There is both good and bad news regarding the MELAMINE poisoning that has ripped through the headlines over the past few years.
The Food and Drug Administration has released a new report that confirms that consumers will only be ingesting a few particles at a time if they eat products containing the resin base material. The report also stated that there are 'safe levels' that can be ingested by nearly everyone. The bad news is that, depending on the size of your digestive tract, it can also kill you especially if you are an infant.
This was only discovered after more than 50,000 babies in China were stricken by acute kidney failure after drinking Melamine laced baby formula. Several infants reportedly died because their small tiny bodies could not digest the chemical.
Chinese manufacturers, known for their technological advances and money saving tactics, challenged that theory first by poisoning dogs and cats in early 2007 by adding the nitrogen-rich chemical to pet food. Their secret may have gone unnoticed had pets instinctively snubbed the tainted food, but that is not the case. Instead pets trusted their owners to know that the food they were serving them would keep them healthy and fit, not lead them to kidney related ailments and/or death.
Of course manufactures, who are usually creatures of habit, have gone even further by adding the chemical to candy just in time for Halloween, and pretzels just in time for the holidays. The list is endless it appears [click on headline for a list of more tainted products] so consumers should be wary of anything that melts in your mouth but not in your hands. This is a clear sign that it takes heat to break down the chemical in Melamine.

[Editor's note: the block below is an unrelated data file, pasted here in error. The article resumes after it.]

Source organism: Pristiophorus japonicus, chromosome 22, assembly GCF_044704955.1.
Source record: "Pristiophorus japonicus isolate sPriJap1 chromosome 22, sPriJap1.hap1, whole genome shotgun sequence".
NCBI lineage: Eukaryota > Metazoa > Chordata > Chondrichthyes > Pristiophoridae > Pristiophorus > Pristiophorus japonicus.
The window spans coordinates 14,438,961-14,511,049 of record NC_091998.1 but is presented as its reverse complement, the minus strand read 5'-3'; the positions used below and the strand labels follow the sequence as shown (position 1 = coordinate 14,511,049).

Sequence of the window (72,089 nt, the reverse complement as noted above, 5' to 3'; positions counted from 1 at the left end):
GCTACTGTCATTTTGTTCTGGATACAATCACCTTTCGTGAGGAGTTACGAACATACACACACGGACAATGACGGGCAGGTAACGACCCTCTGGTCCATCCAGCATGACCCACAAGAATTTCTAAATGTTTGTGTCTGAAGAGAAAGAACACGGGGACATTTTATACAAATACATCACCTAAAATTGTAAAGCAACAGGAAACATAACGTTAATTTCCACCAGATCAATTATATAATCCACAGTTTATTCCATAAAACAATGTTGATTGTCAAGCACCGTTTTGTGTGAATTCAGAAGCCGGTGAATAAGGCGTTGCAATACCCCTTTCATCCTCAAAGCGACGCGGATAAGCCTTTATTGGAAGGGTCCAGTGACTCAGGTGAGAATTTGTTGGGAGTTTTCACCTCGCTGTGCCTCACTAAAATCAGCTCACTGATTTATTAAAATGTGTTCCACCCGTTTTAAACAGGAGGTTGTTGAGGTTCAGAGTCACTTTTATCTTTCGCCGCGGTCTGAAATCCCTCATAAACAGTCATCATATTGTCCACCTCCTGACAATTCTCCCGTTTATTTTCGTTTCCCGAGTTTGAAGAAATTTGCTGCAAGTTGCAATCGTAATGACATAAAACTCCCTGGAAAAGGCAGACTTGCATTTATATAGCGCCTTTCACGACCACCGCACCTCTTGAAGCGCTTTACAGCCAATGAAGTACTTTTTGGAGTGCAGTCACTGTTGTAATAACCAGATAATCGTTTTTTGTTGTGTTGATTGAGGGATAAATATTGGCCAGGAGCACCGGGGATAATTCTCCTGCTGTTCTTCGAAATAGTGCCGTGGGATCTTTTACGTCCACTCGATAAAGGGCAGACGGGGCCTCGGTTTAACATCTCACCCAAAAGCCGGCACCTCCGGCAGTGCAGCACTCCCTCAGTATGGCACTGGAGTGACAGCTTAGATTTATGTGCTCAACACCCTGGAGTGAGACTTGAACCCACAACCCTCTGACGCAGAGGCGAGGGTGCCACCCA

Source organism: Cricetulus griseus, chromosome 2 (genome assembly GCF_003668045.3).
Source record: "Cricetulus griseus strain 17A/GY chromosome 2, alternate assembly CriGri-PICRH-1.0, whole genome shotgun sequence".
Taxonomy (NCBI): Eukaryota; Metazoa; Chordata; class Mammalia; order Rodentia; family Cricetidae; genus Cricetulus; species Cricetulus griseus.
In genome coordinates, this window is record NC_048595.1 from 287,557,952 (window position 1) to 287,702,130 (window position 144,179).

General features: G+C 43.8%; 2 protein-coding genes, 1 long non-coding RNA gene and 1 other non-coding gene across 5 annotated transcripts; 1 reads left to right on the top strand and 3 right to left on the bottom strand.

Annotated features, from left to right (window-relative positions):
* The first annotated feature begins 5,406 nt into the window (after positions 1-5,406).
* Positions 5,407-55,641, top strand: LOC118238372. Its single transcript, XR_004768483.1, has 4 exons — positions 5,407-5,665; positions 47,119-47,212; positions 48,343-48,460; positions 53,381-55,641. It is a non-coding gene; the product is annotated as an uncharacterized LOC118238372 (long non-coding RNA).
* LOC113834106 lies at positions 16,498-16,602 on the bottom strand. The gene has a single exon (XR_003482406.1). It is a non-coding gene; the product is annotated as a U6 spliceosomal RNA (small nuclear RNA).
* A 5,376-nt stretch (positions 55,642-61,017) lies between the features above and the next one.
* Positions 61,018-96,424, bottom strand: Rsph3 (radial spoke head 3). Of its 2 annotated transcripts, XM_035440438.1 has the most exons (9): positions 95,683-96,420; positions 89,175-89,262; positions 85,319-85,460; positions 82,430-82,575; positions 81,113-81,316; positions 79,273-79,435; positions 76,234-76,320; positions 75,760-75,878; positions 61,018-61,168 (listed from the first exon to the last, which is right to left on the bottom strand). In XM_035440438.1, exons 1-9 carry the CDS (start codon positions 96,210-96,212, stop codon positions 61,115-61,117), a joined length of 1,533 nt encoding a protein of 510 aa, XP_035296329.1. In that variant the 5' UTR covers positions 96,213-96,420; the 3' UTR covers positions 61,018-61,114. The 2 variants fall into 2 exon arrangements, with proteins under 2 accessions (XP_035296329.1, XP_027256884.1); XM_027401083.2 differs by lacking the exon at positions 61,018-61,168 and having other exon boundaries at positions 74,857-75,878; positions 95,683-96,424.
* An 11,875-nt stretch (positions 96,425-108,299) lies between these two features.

Even though the news is bad there is one more upside for those who have ingested more than they can handle. When a person dies from an illness related to Melamine poisoning they can choose to remain with their family after opting for cremation.
One option is to have the ashes reformulated for use in the kitchen. Mortuary designers can turn anyone's contaminated ashes into laminate counter tops
that can be tinted to a variety of colors and designed to fit your space.
If you want more bang for your buck you can opt to spread the ashes into equal parts to create an entire set of storage containers, which will allow you to have contact with your loved ones on a daily basis and are far easier to share with relatives of the deceased.
Either option is affordable and environmentally correct.
Scientists around the world agree that reformulating a loved one is safer than scattering the ashes because of the possible impact on the ozone layer.